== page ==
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July 18, 2008


Noodling on the news — V is for Versailles

On the third planet from the sun, the following appeared in the San Francisco Chronicle on July 13:

The green thumbs were covered with brown dirt Saturday at San Francisco’s Civic Center when 150 people who like to eat their vegetables planted an updated version of a World War II victory garden.

Elsewhere, in a parallel universe, a young queen was just finishing her morning toilette. She absent-mindedly scratched her head and removed two or three lice before picking up the sleekly pomaded wig that was her trademark. She smoothed a few stray wisps of  hair and settled it on her head. A quick glance in the mirror, a few minor adjustments, and she was ready to begin the day.

She turned to address the assembled courtiers.

“I’m bored. Let’s find something new to do today. What shall we do?”

Her words dropped into a deep and uncomfortable silence, as each of the assembled guests held back, hoping that someone else would throw out the first suggestion, which was almost always rejected.

“Well,” she repeated, “what shall we do today?”

Her eyebrows lifted into high arches as she looked around the room. A balding soldier sat in one corner, examining his fingernails. A young, well-dressed lady-in-waiting coughed gently into her handkerchief.

“Mr. Orr,” the queen said sharply. “Do you have a plan?”

The gentleman in question rose to his feet and bowed gracefully.

“I was thinking, Your Majesty, that we might arrange a painting party and decorate some of the apartments being constructed for the deserving poor. Psychologists have discovered that bright, cheerful surroundings are most effective in turning wayward paupers away from the streets.”

The queen pouted. “Not poor people again! Mr. Orr, we did that last week!”

Orr sidled toward the overstuffed cushion he had just vacated. His face was the color of a ripe eggplant.

“Well?” The queen snapped her fingers. “Are you all sleeping? Lady Kaye, what are your thoughts?”

A lean, dark-haired woman curtseyed deeply, her elbows jutting out at right angles above her waist as she endeavored to keep her balance.

“My lady,” she stammered, “perhaps you would care to organize a parade. It’s been many months since the last one” — she caught herself and gulped loudly — “and I’m sure the public has forgotten how you hid the route at the last minute. Today is too windy to carry torches, but a procession of handsome athletes carrying baseball bats would surely stir the populace.”

The queen drew herself up to her full height and pigeoned out her bosom.

“How dare you mention the last parade! Even the sight of the dowager queen showing off her toothpick legs in running shorts could not pacify those disappointed spectators.”

“Come, come,” she went on. “I will not sit idly today. We must do something, something visible, so that our loyal subjects will not forget our presence.”

At that very moment, the door opened and an old woman burst into the room. She wore a broad hat and a flowing magician’s cloak. Brandishing a rough staff half again as tall as she was, she swept up to the dais where the queen stood.

“Your majesty.”

The queen responded. “Biddy Babbling Brook.”

The newcomer pointed the leafy tip of her staff toward the queen and crumpled into a heap at her feet. Two pages rushed to her side and helped her rise.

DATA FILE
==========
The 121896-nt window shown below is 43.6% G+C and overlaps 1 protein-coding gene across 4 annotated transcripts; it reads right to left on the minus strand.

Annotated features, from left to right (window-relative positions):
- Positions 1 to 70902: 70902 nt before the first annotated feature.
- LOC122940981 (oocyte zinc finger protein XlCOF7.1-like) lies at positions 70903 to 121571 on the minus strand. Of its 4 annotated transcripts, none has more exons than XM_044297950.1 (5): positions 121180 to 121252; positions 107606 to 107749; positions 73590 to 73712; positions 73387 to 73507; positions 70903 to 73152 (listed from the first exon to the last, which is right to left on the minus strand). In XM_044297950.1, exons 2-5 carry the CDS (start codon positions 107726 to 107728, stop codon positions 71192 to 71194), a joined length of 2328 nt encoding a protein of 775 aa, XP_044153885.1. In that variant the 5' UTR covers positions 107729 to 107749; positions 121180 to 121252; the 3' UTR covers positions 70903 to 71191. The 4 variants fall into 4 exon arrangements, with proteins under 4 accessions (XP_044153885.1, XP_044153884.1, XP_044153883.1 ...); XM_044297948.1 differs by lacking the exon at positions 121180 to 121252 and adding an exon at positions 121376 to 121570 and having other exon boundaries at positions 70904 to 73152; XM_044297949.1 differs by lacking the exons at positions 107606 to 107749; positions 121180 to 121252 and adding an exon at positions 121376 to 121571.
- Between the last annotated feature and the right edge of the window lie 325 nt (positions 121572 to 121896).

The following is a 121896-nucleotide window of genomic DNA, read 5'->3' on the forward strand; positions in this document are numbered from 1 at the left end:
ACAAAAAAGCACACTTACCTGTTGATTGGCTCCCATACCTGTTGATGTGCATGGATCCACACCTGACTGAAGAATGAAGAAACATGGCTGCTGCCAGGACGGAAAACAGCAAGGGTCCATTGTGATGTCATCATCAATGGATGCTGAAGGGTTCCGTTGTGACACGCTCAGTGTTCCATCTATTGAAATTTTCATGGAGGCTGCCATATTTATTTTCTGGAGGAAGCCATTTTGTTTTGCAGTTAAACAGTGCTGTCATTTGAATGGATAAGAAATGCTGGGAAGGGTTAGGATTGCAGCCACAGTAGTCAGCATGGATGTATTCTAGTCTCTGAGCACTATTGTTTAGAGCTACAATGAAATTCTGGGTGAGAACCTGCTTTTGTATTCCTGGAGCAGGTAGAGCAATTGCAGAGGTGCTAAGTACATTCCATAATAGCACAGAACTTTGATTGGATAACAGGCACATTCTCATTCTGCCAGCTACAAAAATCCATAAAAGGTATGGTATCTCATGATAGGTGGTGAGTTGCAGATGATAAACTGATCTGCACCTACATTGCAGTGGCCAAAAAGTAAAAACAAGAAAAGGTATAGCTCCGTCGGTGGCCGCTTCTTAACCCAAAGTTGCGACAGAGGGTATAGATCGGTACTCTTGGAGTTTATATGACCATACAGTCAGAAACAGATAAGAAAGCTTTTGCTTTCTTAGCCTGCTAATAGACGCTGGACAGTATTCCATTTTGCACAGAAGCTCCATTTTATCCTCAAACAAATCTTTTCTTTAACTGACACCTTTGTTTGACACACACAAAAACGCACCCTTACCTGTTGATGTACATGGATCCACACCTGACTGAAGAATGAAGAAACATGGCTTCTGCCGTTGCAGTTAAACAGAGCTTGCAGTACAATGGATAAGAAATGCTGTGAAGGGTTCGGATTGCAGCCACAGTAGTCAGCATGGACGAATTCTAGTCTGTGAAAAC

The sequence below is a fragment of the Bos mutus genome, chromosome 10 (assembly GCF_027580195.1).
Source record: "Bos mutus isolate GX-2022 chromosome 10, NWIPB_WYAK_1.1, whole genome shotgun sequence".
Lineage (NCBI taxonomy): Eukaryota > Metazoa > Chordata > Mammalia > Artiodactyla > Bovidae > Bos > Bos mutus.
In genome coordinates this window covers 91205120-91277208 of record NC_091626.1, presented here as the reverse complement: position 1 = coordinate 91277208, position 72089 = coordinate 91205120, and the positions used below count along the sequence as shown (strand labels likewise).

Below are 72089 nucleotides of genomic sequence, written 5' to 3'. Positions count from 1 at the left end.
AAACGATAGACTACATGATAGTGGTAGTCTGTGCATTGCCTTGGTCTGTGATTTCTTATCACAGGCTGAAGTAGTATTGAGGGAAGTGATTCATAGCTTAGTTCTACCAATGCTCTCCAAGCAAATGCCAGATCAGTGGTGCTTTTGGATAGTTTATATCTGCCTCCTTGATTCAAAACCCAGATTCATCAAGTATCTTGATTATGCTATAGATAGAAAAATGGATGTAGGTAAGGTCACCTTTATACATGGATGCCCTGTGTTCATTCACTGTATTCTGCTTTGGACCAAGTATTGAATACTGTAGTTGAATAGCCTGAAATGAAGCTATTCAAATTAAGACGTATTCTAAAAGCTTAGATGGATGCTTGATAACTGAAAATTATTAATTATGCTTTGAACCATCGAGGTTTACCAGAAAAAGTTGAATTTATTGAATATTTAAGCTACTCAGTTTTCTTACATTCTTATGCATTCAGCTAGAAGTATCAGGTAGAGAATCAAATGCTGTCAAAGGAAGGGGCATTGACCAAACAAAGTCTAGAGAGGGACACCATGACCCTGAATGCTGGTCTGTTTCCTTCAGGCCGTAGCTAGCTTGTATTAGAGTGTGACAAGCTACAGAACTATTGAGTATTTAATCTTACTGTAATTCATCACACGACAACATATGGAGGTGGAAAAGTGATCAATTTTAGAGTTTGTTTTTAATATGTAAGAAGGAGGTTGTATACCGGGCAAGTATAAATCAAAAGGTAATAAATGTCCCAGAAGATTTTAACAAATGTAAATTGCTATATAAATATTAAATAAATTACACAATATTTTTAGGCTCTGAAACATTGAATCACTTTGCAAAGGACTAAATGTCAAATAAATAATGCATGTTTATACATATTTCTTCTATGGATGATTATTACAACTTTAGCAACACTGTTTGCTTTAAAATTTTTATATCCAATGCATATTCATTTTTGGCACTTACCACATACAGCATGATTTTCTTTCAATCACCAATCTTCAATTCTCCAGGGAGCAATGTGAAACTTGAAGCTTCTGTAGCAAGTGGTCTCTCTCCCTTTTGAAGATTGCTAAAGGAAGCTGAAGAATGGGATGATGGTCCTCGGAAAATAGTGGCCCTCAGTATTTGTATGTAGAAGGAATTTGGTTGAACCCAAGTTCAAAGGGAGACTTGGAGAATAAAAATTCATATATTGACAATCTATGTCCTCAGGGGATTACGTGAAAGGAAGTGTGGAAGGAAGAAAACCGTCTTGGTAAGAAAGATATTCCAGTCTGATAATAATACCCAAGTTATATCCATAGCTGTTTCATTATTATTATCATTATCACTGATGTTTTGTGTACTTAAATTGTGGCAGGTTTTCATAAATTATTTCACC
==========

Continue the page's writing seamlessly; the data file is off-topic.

“Your Majesty,” the old woman began again. “I have come to ask for your assistance in a grave matter facing our country. In this time of economic turmoil, many citizens go to bed hungry. I beseech you to follow the example of your ancestors and set aside a little plot of land to grow food that will ease their hardship.”

“I grow food? The queen had a shocked look on her face. “Would that involve digging in the dirt?”

“Only symbolically, my lady. You would have at your disposal a whole army of gardeners willing to get dirt under their fingernails for the good of the country. All you need to do is turn over the first shovelful of soil, using, of course, a dainty silver trowel especially designed to fit your tiny hands.”

The old woman stared at the queen, who was beginning to waver.

“Farms are messy, ugly places, crawling with unpleasant creatures and laid out in boring straight lines, Biddy Brook. I would not want to look at that every day.”

“May I suggest, Your Majesty, that you employ your finest landscape architects to create a new design. There is no requirement that gardens be arranged in close, parallel rows. I’m sure they could devise something else — a web of circles, perhaps.”

“But gardens take a long time to mature. I could not stand to wait. And I would find it distasteful to stare at bare dirt while the seeds were sprouting.”

“Then command that only large seedlings be planted. An instant garden is an exceedingly happy concept.”

The queen clapped her hands

“I will do it. Direct my stewards to begin preparations in the park just outside my window. And surround it with a sturdy fence so that thieving passersby cannot invade the space.” She thought a minute. “A sturdy fence, but a pretty one.”

The old woman bowed.

“I’ll deliver your orders immediately. But I do think, ma’am, that you might dispense with the fence entirely, in favor of a low, more welcoming wall. You could still control access by a few strategically placed gates. With a veggie patrol at night, that should suffice.”

The queen opened her arms wide.

“I can see it now,” she said, “hills of beans and corn and squash, surrounded by happy singing children. Soon all the world will know that I am truly the Green Queen.”

The courtiers bowed and murmured, “The Green Queen!”

The old woman slipped out the door. Once in the hall, she grinned and raised a triumphant fist. “Let a hundred flowers bloom,” she said, “and a hundred gardens prosper.”

Thanks for reading. I’m outta here till Friday.

       — Copyright Betsey Culp 2008